Statistics Canada reported today (10-8-21) that employment increased for the fourth consecutive month in September, rising by 157,000 (+0.8%). Employment gains in September were concentrated in full-time work and among people in the core working age group of 25 to 54. Increases were spread across multiple industries and provinces.
The gains in September brought employment back to the same level as in February 2020, just before the onset of the pandemic. The unemployment rate declined for the fourth consecutive month in September, falling -0.2 percentage points to 6.9% — also the lowest rate since the onset of the pandemic. The unemployment rate peaked at 13.7% in May 2020 and has trended downward since, with some short-term increases during the late fall of 2020 and spring of 2021 that coincided with the tightening of public health restrictions.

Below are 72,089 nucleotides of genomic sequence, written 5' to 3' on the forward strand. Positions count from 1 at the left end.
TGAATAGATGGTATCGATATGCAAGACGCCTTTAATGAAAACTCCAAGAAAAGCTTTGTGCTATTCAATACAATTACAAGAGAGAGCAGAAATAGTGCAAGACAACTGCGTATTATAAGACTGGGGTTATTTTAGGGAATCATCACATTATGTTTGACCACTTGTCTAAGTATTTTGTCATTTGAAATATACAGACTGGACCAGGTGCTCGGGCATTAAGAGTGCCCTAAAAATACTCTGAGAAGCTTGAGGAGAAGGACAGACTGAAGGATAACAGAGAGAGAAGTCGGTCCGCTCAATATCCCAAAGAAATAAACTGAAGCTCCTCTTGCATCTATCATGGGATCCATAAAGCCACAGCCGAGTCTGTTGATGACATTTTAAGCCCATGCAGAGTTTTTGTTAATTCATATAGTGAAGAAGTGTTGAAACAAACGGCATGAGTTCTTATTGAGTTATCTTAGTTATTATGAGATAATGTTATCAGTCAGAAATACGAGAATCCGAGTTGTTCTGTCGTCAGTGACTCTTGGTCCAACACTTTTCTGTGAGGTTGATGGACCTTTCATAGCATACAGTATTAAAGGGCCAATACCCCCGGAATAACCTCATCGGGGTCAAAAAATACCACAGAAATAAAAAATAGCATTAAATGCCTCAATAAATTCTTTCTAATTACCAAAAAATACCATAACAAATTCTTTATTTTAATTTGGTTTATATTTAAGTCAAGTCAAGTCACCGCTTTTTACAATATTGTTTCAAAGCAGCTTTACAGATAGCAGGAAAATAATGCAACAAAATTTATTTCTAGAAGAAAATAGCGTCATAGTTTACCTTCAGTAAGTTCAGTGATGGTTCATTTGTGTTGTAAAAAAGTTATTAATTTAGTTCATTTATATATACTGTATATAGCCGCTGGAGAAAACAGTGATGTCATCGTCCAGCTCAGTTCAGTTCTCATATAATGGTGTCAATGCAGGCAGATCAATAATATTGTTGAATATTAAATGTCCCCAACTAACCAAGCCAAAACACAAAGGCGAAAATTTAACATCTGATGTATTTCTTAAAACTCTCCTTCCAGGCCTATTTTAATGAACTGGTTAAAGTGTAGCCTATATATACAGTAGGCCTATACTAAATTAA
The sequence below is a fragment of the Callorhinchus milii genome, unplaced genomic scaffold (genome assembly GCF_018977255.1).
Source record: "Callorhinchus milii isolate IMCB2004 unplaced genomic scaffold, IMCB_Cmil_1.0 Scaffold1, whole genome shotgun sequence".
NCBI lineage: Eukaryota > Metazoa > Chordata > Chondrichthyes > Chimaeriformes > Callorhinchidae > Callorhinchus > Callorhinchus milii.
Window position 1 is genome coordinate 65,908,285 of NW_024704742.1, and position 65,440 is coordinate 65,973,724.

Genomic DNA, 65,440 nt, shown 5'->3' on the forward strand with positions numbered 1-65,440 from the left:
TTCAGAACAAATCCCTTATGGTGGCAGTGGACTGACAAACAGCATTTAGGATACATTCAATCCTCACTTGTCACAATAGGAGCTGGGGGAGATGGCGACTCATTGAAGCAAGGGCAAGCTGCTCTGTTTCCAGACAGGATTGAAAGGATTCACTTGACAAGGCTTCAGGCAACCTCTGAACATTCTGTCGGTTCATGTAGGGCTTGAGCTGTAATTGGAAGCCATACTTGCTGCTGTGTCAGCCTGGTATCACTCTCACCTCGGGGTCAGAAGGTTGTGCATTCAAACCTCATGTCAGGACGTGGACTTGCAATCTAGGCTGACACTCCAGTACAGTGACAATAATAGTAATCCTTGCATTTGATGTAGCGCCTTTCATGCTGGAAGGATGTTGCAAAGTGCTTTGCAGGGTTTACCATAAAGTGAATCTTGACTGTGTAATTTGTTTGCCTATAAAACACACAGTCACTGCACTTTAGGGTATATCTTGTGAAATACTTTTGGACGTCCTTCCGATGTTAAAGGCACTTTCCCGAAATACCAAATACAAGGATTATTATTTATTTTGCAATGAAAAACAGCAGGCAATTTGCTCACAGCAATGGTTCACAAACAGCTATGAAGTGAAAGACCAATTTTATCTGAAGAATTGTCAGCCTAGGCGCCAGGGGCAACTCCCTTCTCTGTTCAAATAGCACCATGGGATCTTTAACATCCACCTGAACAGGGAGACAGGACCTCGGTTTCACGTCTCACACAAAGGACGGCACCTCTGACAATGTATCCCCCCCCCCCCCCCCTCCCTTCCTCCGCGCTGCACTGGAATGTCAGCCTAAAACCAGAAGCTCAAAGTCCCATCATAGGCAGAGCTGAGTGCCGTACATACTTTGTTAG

In the months leading up to the pandemic, the unemployment rate had hovered around historic lows and was 5.7% in February 2020. The adjusted unemployment rate — which includes those who wanted a job but did not look for one — was 8.9% in September, down -0.2 percentage points from one month earlier.
The total number of unemployed people was little changed in September and the decline in the unemployment rate was driven instead by an increase of 139,000 (+0.7%) in the number of Canadians participating in the labor market.
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